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We hope this review was both interesting and useful. Please share it with family and friends who would benefit from it as well.

Book Review

This book has been reviewed by Focus on the Family’s marriage and parenting magazine.

Positive Elements

Spiritual Content

Sexual Content

Violent Content

Crude or Profane Language

Drug and Alcohol Content

Other Negative Elements

Conclusion

Pro-social Content

Objectionable Content

Summary Advisory

Plot Summary

During World War II, Jayna moves into a house in New York with her older brother, Rob. The two siblings live on their own, because several years earlier both their parents died in an automobile accident. They manage to live well — Rob is an excellent cook, and Jayna makes delicious soups (some of her recipes are included in the book). However, their world is disrupted when Rob has to serve as a cook in the Navy, on a destroyer called the Muldoon.

The week before Rob is deployed, he and Jayna prepare dinner for their stern landlady, Celine. Much to Jayna's displeasure, Celine agrees to become her caretaker. While Jayna wades out into the pond behind their house to check on her turtle, named Theresa, Rob finds a stone formed into the shape of a funny face and gives it to Jayna for good luck.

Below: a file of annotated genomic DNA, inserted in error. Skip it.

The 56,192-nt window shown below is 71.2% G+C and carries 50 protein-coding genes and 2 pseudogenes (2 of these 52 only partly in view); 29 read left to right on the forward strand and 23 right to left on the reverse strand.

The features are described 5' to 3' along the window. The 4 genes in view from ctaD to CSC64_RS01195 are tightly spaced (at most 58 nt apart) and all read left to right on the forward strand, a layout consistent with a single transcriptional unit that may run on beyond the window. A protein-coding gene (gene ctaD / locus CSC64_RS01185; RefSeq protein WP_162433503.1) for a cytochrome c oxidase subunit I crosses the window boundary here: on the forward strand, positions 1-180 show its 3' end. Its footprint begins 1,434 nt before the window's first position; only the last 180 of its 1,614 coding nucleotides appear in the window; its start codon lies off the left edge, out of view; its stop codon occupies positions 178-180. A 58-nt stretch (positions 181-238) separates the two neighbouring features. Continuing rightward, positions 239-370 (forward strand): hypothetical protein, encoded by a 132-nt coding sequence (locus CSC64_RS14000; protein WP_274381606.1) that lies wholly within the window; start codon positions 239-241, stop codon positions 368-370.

Celine eats dinner at Jayna's house. Out of the corner of Jayna's eye, she sees a wisp of curly red hair, just like her own, and hears a soft, high voice speaking to her. The source of this voice is ambiguous. Jayna chooses to ignore it.

Later, Jayna asks Rob a few questions about their parents. While his memory is fuzzy, Rob remembers their parents were French and tells Jayna that he has their recipe book. The book mentions a bakery in New York and a grandmother. It is written in French.

While her brother is away, Jayna writes him letters. Although she lives with Celine, she occasionally stops by her old house, only to encounter the same voice that she thought she had imagined. The voice warns Jayna about someone coming. A day later, the person mentioned does come and delivers a telegram that states Rob is missing in action.